Applying for an exploratory grant does not preclude one from applying for a major grant. Indeed, one of the ideas of the exploratory grants is to generate projects that might be fundable in the large grant program.
In this round for major grants, we will expect to award 6 grants at approximately £300,000 each.
The programme is open to mixed / multi-disciplinary approaches. But the core of the approach should be related to the literature in economics and grounded primarily in economic issues.
In accordance with DFID policy, grant funds cannot be used to support core activities of the IFIs. This means that IFI staff may not buy out time, and IFIs will not be able to charge overheads in the major grant programme.
We will define LICs using the most recent version World Bank’s Country Classification. As of January 2012, there are 35 low-income countries:
Afghanistan, Gambia, Myanmar, Bangladesh, Guinea, Nepal, Benin, Guinea-Bissau, Niger, Burkina Faso, Haiti, Rwanda, Burundi, Kenya, Sierra Leone, Cambodia, Dem Rep. Korea, Somalia, Central African Republic, Kyrgyz Republic, Tajikistan, Chad, Liberia, Tanzania, Comoros, Madagascar, Togo, Dem Rep. Congo, Malawi, Uganda, Eritrea, Mali, Zimbabwe, Ethiopia, and Mozambique.
Yes, middle-income countries (MICs) in which DFID has an active program are also given some preference. However, even in these countries, a case must be made that the research is relevant for policy in LICs. This case must include concrete steps in the Policy Impact Plan to reach policymakers in LICs. The middle-income countries in which DFID currently has a programme are:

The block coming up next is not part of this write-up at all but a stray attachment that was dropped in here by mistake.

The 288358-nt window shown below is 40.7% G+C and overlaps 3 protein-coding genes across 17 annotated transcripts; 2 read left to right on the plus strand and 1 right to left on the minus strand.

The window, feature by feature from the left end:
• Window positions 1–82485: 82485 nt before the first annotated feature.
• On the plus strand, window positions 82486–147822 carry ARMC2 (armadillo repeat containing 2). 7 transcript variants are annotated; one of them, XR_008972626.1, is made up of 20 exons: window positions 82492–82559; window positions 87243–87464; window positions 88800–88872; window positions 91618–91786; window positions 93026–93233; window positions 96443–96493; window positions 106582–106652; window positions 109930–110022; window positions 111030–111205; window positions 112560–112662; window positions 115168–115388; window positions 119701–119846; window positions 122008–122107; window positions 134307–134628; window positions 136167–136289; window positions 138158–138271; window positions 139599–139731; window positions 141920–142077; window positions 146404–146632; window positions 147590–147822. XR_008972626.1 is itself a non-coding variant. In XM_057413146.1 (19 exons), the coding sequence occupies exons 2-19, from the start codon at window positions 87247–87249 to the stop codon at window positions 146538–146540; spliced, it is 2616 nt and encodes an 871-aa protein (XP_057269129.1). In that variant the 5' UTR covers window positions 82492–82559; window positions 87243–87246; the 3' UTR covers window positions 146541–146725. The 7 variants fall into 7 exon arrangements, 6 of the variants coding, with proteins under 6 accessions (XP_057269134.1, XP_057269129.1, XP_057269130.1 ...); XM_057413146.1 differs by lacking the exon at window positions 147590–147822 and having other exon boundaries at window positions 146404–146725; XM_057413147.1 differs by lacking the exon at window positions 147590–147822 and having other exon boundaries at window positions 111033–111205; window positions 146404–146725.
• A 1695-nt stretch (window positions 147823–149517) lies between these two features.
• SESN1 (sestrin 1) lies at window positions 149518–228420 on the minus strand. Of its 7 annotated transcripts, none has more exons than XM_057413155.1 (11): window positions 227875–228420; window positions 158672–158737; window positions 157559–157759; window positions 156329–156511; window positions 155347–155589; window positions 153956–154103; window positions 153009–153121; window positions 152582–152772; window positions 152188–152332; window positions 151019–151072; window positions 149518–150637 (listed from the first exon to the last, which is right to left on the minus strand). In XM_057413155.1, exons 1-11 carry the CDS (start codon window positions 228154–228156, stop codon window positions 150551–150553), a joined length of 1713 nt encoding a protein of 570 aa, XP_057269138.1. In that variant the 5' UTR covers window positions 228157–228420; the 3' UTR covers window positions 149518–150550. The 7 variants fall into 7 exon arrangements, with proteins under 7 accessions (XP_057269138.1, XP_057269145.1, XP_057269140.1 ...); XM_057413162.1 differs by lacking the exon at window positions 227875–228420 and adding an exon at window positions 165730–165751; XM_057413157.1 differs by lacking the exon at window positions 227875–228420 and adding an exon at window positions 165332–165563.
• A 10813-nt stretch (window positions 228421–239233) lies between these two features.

Ghana, India, Nigeria, Occupied Palestinian Territories, Pakistan, South Africa, Sudan, Yemen, and Zambia.
Yes, but a strong case must be made that the research is relevant for policy in LICs. This case must include concrete steps in the Policy Impact Plan to reach policymakers in LICs. In the case of MICs where DFID is not active, or higher-income countries, the case for relevance to LIC policy must be very strong.
Can a researcher be a Principal Investigator on more than one Major Grant in a single round?
Yes, if it is an integral part of the project. One of the aims of PEDL is to increase the pool of researchers working on issues related to private sector development in LICs. One way to do that is to draw more good PhD students into the area, and support for dissertation work in an MRG would fit into that goal.
There is not "usual" term, but grants can extend through 2016, or for up to 36 months in the current call.